This is the second installment of a new series on campus wellness. 

At the start of the fall athletic season, Brunswick nutritionist Dr. John Bagnulo spoke with several of the female varsity sports teams. Bagnulo gave a presentation last spring on his health and wellness philosophy that prompted members of the women’s rugby team to invite him back for small sessions in September. 

Consulting with a nutritionist is not unprecedented, and coaches routinely run sessions on diet with their teams or work with the school’s dietician.  However, some female athletes expressed unahppiness over the percieved unfeasibility of Bagnulo’s presentation. He advocated a simplified diet, closer to what Paleolithic humans consumed, commonly referred to as the “Paleo Diet.” 

“The presentation seemed very pigeonholed, and not open to other [food] options,” said Taylor Vail ’14, women’s volleyball captain. “He did not seem too cognizant of what we have access to.” 

Bagnulo’s Paleo Diet entails cutting down grain and processed foods and focusing on eating what he believes humans would naturally consume. 

According to his website, Bagnulo’s ideal diet eliminates sugars and artificial ingredients, is high in fiber, and includes small fish, poultry and eggs. This philosophy is popular with diet specialists, and its basic tenets are actually fairly well received by Bowdoin students. The less positive portion of his talk, according to Vail, was the specificity of the foods he recommended for regular consumption.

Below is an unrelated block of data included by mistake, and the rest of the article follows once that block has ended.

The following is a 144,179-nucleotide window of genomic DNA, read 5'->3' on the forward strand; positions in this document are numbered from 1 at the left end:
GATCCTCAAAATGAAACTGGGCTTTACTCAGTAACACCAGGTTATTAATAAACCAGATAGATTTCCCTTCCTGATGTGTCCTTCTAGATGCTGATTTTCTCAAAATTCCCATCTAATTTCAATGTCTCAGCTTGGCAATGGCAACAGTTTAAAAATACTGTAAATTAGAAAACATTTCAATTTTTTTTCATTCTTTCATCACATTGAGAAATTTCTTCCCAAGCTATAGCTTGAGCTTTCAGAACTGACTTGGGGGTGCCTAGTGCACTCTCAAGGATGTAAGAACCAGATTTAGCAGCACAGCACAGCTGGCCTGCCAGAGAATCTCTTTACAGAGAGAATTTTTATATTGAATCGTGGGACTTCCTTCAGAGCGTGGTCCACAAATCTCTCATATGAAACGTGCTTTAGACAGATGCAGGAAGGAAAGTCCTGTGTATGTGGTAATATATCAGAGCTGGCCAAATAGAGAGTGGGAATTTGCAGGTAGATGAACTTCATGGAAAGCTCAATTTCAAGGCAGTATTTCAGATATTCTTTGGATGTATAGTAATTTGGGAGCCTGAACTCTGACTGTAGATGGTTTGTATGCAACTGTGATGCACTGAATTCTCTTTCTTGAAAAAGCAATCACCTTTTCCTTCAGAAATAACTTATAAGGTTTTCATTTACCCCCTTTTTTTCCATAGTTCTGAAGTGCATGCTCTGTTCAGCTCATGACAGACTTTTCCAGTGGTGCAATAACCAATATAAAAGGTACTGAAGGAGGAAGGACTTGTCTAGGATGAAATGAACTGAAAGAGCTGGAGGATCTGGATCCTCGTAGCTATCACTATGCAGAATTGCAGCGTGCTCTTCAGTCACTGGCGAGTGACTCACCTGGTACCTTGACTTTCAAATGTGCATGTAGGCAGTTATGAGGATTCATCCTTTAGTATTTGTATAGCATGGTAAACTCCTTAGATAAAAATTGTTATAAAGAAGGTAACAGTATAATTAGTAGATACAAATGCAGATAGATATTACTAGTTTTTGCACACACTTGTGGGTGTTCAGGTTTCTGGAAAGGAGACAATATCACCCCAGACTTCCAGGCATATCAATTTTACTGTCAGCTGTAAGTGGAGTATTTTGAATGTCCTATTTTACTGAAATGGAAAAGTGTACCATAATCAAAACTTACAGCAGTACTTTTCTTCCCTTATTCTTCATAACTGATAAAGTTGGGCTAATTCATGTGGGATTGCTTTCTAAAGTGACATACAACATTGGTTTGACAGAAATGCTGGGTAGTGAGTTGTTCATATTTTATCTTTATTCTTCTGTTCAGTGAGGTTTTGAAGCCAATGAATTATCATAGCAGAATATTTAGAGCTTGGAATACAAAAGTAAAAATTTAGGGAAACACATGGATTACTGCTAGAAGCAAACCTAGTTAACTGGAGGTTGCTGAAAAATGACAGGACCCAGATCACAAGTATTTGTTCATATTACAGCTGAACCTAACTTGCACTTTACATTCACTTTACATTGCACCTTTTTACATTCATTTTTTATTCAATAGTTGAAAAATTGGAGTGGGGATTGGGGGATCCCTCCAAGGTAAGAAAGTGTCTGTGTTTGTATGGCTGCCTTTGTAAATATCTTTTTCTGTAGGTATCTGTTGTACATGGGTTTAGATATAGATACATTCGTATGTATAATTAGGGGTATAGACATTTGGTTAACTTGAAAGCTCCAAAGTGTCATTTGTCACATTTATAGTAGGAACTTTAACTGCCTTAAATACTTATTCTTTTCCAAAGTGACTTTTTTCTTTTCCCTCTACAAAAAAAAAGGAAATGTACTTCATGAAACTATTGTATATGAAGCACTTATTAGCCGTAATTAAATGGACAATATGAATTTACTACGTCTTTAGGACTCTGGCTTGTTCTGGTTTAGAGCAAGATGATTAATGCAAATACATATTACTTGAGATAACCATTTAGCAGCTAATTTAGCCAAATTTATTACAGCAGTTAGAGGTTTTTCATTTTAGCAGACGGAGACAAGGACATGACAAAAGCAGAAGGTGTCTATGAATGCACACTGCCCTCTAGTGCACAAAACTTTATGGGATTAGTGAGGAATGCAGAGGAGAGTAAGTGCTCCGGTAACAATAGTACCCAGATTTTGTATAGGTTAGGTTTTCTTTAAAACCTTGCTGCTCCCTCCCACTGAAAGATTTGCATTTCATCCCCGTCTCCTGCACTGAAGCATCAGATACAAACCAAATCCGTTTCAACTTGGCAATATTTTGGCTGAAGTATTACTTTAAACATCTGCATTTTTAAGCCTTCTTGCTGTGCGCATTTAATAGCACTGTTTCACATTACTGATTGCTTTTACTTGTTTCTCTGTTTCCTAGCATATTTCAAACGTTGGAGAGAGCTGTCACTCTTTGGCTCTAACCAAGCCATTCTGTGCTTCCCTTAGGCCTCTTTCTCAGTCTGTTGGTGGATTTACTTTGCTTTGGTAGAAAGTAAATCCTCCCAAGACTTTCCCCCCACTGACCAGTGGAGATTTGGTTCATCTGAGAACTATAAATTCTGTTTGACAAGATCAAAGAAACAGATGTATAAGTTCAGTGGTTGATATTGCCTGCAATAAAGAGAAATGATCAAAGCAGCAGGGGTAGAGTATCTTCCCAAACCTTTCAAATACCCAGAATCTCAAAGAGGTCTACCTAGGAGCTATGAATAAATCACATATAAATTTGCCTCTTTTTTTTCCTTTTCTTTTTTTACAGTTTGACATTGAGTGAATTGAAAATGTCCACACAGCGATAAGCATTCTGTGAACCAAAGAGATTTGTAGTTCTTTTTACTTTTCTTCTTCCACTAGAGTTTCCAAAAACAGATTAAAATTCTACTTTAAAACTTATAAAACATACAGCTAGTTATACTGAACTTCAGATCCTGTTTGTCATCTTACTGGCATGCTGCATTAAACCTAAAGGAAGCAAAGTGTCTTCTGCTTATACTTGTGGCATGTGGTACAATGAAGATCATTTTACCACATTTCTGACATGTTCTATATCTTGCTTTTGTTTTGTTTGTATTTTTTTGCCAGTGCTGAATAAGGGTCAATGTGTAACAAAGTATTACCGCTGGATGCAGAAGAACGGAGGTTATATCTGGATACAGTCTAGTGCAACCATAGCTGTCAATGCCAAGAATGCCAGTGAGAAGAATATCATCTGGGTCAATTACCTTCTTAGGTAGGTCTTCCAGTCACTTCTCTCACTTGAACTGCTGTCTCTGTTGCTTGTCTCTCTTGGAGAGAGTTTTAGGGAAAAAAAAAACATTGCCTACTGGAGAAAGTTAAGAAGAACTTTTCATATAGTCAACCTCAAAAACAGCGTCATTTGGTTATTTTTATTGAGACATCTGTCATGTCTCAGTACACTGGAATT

While the health benefits of his approach may be convincing, students found it too inflexible—some foods, such as blackstrap molassas or tuna, are not easily available on campus. 
Bagnulo said that these concerns were valid. He said that several students questioned the practicality of his recommendation that they eat sweet potatoes after workouts. However, Bagnulo said that he offered some reasonable alternatives.

Student said that more communication on what Bowdoin has available in the first place would have helped bridge the gap between Bagnulo’s philosophy and the resources at Bowdoin.

“If there had been more structure or communication with Bowdoin it might have been better,” said Amanda Montenegro ’14, women’s rugby captain.

Nevertheless, Montenegro had a positive outlook on the advice Bagnulo gave her team. 
“While it may have seemed limiting, I think the goal of the presentation was how to add to your diet and improve it rather then cut things out necessarily,” she said.

Ashmead White Director of Athletics Tim Ryan agreed. 

“I think what we’re trying to do is provide as much information as possible to our students so that they can make informed decisions,” he said. “Certainly not looking to provide a be-all and end-all of nutrition information.”

Bagnulo also acknowledged the difficulties for people who don’t necessarily cook for themselves or control the options presented to them. 

“I fully understand that there are limitations to what I recommend, especially to a student-athlete who is on campus eating dining hall food,” said Bagnulo. “I did try to make it as applicable as I could to student athletes at Bowdoin.”

Bagnulo also confirmed that strict adherence to his dietary plan is not the only solution. Though it might have been unclear at times in his presentation, he said that he feels strongly that moderation and small gains are hugely important, even if a 100 percent Paleolithic diet isn’t an option.